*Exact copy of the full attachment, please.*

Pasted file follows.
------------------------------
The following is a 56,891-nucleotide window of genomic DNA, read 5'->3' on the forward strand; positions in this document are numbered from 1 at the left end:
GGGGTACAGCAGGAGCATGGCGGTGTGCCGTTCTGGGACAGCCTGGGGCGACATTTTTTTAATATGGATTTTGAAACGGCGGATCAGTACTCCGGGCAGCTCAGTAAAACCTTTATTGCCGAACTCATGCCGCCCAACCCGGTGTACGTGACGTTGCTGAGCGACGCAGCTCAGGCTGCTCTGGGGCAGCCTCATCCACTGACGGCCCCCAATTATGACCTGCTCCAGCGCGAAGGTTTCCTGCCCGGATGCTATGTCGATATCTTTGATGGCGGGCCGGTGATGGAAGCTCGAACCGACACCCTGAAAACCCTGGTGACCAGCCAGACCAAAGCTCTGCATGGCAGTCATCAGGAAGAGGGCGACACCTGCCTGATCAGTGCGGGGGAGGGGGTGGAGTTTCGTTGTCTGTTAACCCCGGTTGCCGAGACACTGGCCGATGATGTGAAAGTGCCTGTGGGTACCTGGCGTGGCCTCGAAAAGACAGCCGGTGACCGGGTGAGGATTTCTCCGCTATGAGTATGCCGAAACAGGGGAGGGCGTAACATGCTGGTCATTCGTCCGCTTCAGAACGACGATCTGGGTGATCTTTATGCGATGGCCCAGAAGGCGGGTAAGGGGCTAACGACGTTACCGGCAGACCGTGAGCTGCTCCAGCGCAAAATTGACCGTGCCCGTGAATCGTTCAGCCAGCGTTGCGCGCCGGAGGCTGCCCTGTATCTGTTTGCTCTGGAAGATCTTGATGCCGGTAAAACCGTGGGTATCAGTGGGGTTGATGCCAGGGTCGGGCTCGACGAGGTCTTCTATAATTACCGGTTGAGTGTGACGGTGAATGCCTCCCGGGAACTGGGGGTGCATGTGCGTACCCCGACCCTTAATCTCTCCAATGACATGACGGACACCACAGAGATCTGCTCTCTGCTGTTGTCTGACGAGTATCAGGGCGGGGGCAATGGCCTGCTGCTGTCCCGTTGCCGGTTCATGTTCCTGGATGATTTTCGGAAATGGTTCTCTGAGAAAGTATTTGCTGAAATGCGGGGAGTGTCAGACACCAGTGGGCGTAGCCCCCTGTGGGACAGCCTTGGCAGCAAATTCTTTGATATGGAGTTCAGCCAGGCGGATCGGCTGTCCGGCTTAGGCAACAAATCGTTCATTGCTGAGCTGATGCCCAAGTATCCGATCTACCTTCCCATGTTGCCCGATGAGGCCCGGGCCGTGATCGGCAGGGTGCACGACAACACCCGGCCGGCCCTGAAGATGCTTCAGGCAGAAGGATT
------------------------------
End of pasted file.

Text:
The following is a 56,891-nucleotide window of genomic DNA, read 5'->3' on the forward strand; positions in this document are numbered from 1 at the left end:
GGGGTACAGCAGGAGCATGGCGGTGTGCCGTTCTGGGACAGCCTGGGGCGACATTTTTTTAATATGGATTTTGAAACGGCGGATCAGTACTCCGGGCAGCTCAGTAAAACCTTTATTGCCGAACTCATGCCGCCCAACCCGGTGTACGTGACGTTGCTGAGCGACGCAGCTCAGGCTGCTCTGGGGCAGCCTCATCCACTGACGGCCCCCAATTATGACCTGCTCCAGCGCGAAGGTTTCCTGCCCGGATGCTATGTCGATATCTTTGATGGCGGGCCGGTGATGGAAGCTCGAACCGACACCCTGAAAACCCTGGTGACCAGCCAGACCAAAGCTCTGCATGGCAGTCATCAGGAAGAGGGCGACACCTGCCTGATCAGTGCGGGGGAGGGGGTGGAGTTTCGTTGTCTGTTAACCCCGGTTGCCGAGACACTGGCCGATGATGTGAAAGTGCCTGTGGGTACCTGGCGTGGCCTCGAAAAGACAGCCGGTGACCGGGTGAGGATTTCTCCGCTATGAGTATGCCGAAACAGGGGAGGGCGTAACATGCTGGTCATTCGTCCGCTTCAGAACGACGATCTGGGTGATCTTTATGCGATGGCCCAGAAGGCGGGTAAGGGGCTAACGACGTTACCGGCAGACCGTGAGCTGCTCCAGCGCAAAATTGACCGTGCCCGTGAATCGTTCAGCCAGCGTTGCGCGCCGGAGGCTGCCCTGTATCTGTTTGCTCTGGAAGATCTTGATGCCGGTAAAACCGTGGGTATCAGTGGGGTTGATGCCAGGGTCGGGCTCGACGAGGTCTTCTATAATTACCGGTTGAGTGTGACGGTGAATGCCTCCCGGGAACTGGGGGTGCATGTGCGTACCCCGACCCTTAATCTCTCCAATGACATGACGGACACCACAGAGATCTGCTCTCTGCTGTTGTCTGACGAGTATCAGGGCGGGGGCAATGGCCTGCTGCTGTCCCGTTGCCGGTTCATGTTCCTGGATGATTTTCGGAAATGGTTCTCTGAGAAAGTATTTGCTGAAATGCGGGGAGTGTCAGACACCAGTGGGCGTAGCCCCCTGTGGGACAGCCTTGGCAGCAAATTCTTTGATATGGAGTTCAGCCAGGCGGATCGGCTGTCCGGCTTAGGCAACAAATCGTTCATTGCTGAGCTGATGCCCAAGTATCCGATCTACCTTCCCATGTTGCCCGATGAGGCCCGGGCCGTGATCGGCAGGGTGCACGACAACACCCGGCCGGCCCTGAAGATGCTTCAGGCAGAAGGATT